What separates us from the animals is our ability to recycle. And sometimes a pane of glass.
This is the last chapter of our lovely holiday to Hay-on-Wye and I thought I’d talk about the cool animal sculptures in an art gallery we saw (we took the pictures from the outside on Sunday when the gallery was closed so the animals were technically behind a pane of glass) and then the lovely nature walk we went on by the River Wye and our last minute tidy-ups that made it be an eco-friendly trip.
Sunday was the perfect day to wander around town with a camera as most things were shut and hardly anyone was about. There was this cool art gallery that sold items for well into the thousands (and they were totally worth it, but we don’t have that kind of money.) There was a wolf sculpture made out of --not sure what--twisty wire? Twisty vines?
Then there was a fox sculpture called Slinky Malinki which made us laugh as that is the name of a sneaky cat in a children’s book. The fox was made out of--not sure what--wires or vines covered in mud or clay. But the best bit was that it was eating a cupcake.
This, at first, seemed out of order but then we once saw a squirrel eat a mince pie at Christmas and recently saw a squirrel dragging around a Starbucks coffee cup with the dregs of coffee in it so anything is possible.
There was also a cooler wolf--but he was inside and partially obscured but he was definitely made of metal--wires and cogs and steel wool. The picture isn’t great--but you get the idea.
|click on this to enlarge and see the detail|
While those were groovy animal sculptures, this was not. Some eejit had a dead animal head hanging in the window that he had garlanded with flowers. I found it sad and a bit repulsive.
Then we ambled on down to the river.
There was a bridge spanning the river and this was underneath.
Have you ever played Pooh Sticks (for you heathens who don’t know, it is when you stand on a bridge and drop a stick with a friend and then race to the other side to see whose stick came out first. Winnie the Pooh and Piglet used to play in the Hundred Acre Wood) and your stick never came out the other side? That’s because it was log jammed under the bridge like this:
There were all sorts of lovely trees with twisty vines like this one. I like the contrast of the bark, the vines and the leaves.
We also spied some lovely flowers who were blooming despite the cold.
We spotted some black and white ducks paddling *furiously* upstream, but they were too far away to be seen clearly. But I like the artiness of this shot with the branches being in focus the black and white ducks a blur.
We came upon this adorable bench held up by bears!
Time for a joke break:
Q: what do you call a man who lives in a hole in the ground?
We saw a sign that said “Warren” and sure enough the hillside was covered with holes and so we knew that this was rabbit warren. Sadly we saw no rabbits as it wasn’t dawn or dusk when rabbits come out to eat.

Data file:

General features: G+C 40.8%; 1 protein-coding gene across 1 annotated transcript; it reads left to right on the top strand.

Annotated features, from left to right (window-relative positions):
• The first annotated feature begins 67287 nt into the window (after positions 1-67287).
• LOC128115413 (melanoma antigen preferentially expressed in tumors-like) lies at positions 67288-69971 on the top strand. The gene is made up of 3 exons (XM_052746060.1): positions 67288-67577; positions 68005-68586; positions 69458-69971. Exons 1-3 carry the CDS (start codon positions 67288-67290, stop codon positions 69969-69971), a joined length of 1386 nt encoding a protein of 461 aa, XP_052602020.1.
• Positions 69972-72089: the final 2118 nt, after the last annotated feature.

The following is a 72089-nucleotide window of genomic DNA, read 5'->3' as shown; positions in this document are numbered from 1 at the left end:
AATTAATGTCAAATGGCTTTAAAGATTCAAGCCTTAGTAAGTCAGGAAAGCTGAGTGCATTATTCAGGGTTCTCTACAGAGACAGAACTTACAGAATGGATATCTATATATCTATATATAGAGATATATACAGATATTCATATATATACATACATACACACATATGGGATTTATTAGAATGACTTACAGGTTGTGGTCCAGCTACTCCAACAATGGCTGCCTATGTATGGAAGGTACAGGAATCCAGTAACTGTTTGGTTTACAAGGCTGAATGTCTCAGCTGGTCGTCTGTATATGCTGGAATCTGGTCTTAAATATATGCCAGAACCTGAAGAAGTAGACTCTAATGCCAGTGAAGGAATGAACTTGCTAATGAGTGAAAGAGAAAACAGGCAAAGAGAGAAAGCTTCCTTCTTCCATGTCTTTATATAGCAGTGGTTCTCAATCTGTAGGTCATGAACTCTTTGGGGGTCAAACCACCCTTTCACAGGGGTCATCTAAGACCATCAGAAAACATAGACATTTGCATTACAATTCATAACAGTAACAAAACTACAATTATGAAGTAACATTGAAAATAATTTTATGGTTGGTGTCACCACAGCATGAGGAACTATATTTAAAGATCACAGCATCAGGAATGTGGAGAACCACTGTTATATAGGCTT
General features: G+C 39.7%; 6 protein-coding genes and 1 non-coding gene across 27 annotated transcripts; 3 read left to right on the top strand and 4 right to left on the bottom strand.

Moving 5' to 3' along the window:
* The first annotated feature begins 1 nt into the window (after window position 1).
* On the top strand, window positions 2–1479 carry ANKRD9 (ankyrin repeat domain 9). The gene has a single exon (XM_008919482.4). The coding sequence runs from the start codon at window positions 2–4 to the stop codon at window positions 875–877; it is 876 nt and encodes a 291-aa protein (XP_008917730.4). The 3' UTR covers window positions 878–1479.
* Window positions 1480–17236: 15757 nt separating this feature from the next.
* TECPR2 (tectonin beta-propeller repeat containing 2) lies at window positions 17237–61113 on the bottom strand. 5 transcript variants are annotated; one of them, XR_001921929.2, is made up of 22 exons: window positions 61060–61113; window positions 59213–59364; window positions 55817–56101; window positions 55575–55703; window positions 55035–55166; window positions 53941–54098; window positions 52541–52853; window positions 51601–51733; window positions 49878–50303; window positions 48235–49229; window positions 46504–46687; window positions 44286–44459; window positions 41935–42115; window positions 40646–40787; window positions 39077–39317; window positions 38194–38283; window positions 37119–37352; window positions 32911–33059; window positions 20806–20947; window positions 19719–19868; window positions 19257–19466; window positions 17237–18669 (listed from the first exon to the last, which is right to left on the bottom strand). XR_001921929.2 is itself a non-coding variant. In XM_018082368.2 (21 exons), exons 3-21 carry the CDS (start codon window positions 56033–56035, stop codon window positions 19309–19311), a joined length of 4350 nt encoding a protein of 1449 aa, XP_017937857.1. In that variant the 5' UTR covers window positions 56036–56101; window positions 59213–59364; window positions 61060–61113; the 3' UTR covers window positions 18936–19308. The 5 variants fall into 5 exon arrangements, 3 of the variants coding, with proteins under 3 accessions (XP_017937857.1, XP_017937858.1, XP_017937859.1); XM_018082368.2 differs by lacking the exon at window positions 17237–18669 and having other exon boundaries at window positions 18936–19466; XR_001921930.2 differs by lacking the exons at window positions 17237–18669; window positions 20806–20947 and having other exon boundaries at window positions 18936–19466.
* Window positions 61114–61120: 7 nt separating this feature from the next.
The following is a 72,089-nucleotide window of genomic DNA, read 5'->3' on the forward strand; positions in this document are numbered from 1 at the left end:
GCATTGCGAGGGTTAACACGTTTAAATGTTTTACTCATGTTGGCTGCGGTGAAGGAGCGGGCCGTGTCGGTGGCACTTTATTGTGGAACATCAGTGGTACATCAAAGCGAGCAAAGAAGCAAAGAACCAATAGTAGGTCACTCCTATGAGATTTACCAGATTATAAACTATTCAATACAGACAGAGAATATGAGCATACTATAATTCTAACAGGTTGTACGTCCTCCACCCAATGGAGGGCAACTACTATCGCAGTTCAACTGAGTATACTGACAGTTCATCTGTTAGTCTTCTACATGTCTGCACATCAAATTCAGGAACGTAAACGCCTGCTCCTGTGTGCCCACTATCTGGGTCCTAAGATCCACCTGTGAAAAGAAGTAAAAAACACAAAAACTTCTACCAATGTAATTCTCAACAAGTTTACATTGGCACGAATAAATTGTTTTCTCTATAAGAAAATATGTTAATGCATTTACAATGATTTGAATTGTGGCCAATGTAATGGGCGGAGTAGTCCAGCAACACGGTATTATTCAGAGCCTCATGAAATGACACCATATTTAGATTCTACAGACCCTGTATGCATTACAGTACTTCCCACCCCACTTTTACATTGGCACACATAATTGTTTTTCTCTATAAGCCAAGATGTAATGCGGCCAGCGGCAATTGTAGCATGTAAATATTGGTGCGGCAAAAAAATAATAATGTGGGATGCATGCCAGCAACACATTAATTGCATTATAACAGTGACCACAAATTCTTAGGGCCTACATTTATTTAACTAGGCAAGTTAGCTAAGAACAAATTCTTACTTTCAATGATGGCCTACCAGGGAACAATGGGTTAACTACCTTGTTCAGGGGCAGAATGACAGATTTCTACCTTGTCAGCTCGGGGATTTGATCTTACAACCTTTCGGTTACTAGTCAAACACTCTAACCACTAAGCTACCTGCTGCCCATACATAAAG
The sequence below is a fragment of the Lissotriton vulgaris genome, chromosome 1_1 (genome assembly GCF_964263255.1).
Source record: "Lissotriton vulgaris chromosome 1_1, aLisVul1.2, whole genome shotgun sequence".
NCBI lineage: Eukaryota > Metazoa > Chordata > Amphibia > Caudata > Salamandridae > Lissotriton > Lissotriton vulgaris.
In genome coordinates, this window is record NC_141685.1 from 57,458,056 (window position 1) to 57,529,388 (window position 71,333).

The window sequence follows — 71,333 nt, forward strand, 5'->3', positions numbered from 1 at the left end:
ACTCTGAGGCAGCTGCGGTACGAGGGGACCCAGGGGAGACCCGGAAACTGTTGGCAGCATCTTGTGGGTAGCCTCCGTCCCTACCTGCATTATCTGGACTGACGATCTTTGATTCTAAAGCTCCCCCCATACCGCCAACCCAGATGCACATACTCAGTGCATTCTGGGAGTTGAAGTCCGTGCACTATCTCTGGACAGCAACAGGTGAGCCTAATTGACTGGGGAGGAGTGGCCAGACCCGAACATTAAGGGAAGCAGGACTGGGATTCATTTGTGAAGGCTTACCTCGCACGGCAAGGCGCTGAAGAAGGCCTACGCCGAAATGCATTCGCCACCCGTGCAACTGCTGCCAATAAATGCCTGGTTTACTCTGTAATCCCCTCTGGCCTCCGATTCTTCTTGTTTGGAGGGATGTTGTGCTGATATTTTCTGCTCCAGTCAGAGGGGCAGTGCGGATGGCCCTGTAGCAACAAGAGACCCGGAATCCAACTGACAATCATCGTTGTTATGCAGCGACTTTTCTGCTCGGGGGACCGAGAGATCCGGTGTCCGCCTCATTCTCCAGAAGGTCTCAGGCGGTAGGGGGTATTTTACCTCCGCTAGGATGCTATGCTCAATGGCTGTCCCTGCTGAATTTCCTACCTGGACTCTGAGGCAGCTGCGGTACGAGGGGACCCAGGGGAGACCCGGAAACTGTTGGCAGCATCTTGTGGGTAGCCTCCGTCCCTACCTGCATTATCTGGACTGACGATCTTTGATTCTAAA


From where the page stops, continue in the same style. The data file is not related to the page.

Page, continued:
On Monday we rested up, tidied up the cottage and got packing again. We have done this self catering cottage thing 3 other times and it is a lovely and cheap way to go. Much cheaper than a hotel and you never have to pay to eat out. The only disadvantage is it often is very wasteful. I am a confirmed user of family cloth (google the term if you really want to know) and I hate going back to regular scratchy toilet paper for a week. Plus you often can’t recycle or compost and so you end up throwing away bags and bags of rubbish which makes us incredibly sad. At home we fill up a black bin bag about once a month (a few times up to 6 weeks) -without recycling or composting that would be filling up more than one bag a week. But luckily, this place was different!
We first noticed that there was a compost caddy in the kitchen and the dude who let us in and showed us around told us to use the biodegradable bags and when the caddy filled up we could put the bag into the larger compost bin outside. We were hugely happy and proceeded to compost four bags of fruit and veg peelings over the week. They also had kerbside recycling collection, but sadly not on the week we were there. Like most places in the UK--one week is domestic waste and the other recycling. But all was not lost! When we crossed the border into England to do our shopping there was a whole row of recycle bins outside the Co-op so on the Monday we marched back down with a big sack of tins, glass, plastic, paper and cardboard and recycled the lot. The only thing we couldn’t recycle that we normally do was tetra packs. In the end we only had a small bin bag to throw away. Hoorah and lashings of ginger beer!
So that was the holiday in Book Town. It was wonderful to get away and read and rest and just be ourselves. I know this wasn’t everyone’s idea of a good time, but we have learned that you have to do what makes you happy. We changed our lives by selling everything and taking that leap of faith to move across the world to another country--one that we have never regretted. These last nine years have been the happiest of our lives.
The last souvenir we bought was this whitewashed metal hanging doo-dah of 2 love birds (or love boids as we call them in my family) with a little tinkle-y bell at the bottom. I know we’ve had a running joke with my Mum for years about “No boids!” because of her tendency to cover the Christmas tree with artificial ones, but this seemed fitting. Right before we left we were told that Spiderman has been promoted at the London Zoo. He has been a volunteer there for two years now--just generally helping out and being useful and friendly, but now he’s been promoted to animal specific volunteer and will be working in the aviary with the boids. I am so proud of him and his commitment to animal welfare and we thought that some love boids hung on the back of our front door would remind us every day of our lovely holiday and the deep love we share.
Awwww…isn’t that tweet.